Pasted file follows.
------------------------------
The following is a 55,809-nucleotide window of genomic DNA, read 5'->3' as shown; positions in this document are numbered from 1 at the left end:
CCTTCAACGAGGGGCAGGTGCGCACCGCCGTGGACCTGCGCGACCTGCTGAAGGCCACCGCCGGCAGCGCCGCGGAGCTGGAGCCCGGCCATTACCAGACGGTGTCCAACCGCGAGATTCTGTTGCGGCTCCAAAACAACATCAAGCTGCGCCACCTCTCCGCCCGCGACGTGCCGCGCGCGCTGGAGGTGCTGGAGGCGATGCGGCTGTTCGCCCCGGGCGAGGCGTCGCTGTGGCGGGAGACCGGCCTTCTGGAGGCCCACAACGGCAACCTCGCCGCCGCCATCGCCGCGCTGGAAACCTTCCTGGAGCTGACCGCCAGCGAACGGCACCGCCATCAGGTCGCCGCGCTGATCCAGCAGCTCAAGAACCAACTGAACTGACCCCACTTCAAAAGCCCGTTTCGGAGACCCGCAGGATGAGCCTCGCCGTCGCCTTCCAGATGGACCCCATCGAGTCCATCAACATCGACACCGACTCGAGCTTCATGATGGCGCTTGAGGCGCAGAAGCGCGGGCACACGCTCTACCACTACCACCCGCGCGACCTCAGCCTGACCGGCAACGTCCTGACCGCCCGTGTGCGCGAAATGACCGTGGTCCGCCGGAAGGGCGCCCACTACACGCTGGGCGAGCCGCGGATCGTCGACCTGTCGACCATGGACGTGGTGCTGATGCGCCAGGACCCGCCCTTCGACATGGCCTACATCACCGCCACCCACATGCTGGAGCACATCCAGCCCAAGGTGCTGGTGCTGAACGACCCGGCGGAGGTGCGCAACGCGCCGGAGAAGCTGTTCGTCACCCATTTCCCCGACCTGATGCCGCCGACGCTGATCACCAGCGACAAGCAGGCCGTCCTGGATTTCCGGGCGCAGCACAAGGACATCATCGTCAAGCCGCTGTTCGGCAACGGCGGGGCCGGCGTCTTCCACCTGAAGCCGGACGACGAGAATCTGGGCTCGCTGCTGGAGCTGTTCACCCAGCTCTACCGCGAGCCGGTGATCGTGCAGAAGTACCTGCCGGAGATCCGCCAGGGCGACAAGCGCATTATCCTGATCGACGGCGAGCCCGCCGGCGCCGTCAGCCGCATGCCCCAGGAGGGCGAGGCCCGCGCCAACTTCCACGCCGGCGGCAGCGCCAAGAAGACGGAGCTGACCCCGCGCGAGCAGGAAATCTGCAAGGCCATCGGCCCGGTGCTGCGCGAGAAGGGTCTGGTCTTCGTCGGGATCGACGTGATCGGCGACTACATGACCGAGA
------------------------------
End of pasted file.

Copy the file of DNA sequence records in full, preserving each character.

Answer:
The following is a 55,809-nucleotide window of genomic DNA, read 5'->3' as shown; positions in this document are numbered from 1 at the left end:
CCTTCAACGAGGGGCAGGTGCGCACCGCCGTGGACCTGCGCGACCTGCTGAAGGCCACCGCCGGCAGCGCCGCGGAGCTGGAGCCCGGCCATTACCAGACGGTGTCCAACCGCGAGATTCTGTTGCGGCTCCAAAACAACATCAAGCTGCGCCACCTCTCCGCCCGCGACGTGCCGCGCGCGCTGGAGGTGCTGGAGGCGATGCGGCTGTTCGCCCCGGGCGAGGCGTCGCTGTGGCGGGAGACCGGCCTTCTGGAGGCCCACAACGGCAACCTCGCCGCCGCCATCGCCGCGCTGGAAACCTTCCTGGAGCTGACCGCCAGCGAACGGCACCGCCATCAGGTCGCCGCGCTGATCCAGCAGCTCAAGAACCAACTGAACTGACCCCACTTCAAAAGCCCGTTTCGGAGACCCGCAGGATGAGCCTCGCCGTCGCCTTCCAGATGGACCCCATCGAGTCCATCAACATCGACACCGACTCGAGCTTCATGATGGCGCTTGAGGCGCAGAAGCGCGGGCACACGCTCTACCACTACCACCCGCGCGACCTCAGCCTGACCGGCAACGTCCTGACCGCCCGTGTGCGCGAAATGACCGTGGTCCGCCGGAAGGGCGCCCACTACACGCTGGGCGAGCCGCGGATCGTCGACCTGTCGACCATGGACGTGGTGCTGATGCGCCAGGACCCGCCCTTCGACATGGCCTACATCACCGCCACCCACATGCTGGAGCACATCCAGCCCAAGGTGCTGGTGCTGAACGACCCGGCGGAGGTGCGCAACGCGCCGGAGAAGCTGTTCGTCACCCATTTCCCCGACCTGATGCCGCCGACGCTGATCACCAGCGACAAGCAGGCCGTCCTGGATTTCCGGGCGCAGCACAAGGACATCATCGTCAAGCCGCTGTTCGGCAACGGCGGGGCCGGCGTCTTCCACCTGAAGCCGGACGACGAGAATCTGGGCTCGCTGCTGGAGCTGTTCACCCAGCTCTACCGCGAGCCGGTGATCGTGCAGAAGTACCTGCCGGAGATCCGCCAGGGCGACAAGCGCATTATCCTGATCGACGGCGAGCCCGCCGGCGCCGTCAGCCGCATGCCCCAGGAGGGCGAGGCCCGCGCCAACTTCCACGCCGGCGGCAGCGCCAAGAAGACGGAGCTGACCCCGCGCGAGCAGGAAATCTGCAAGGCCATCGGCCCGGTGCTGCGCGAGAAGGGTCTGGTCTTCGTCGGGATCGACGTGATCGGCGACTACATGACCGAGA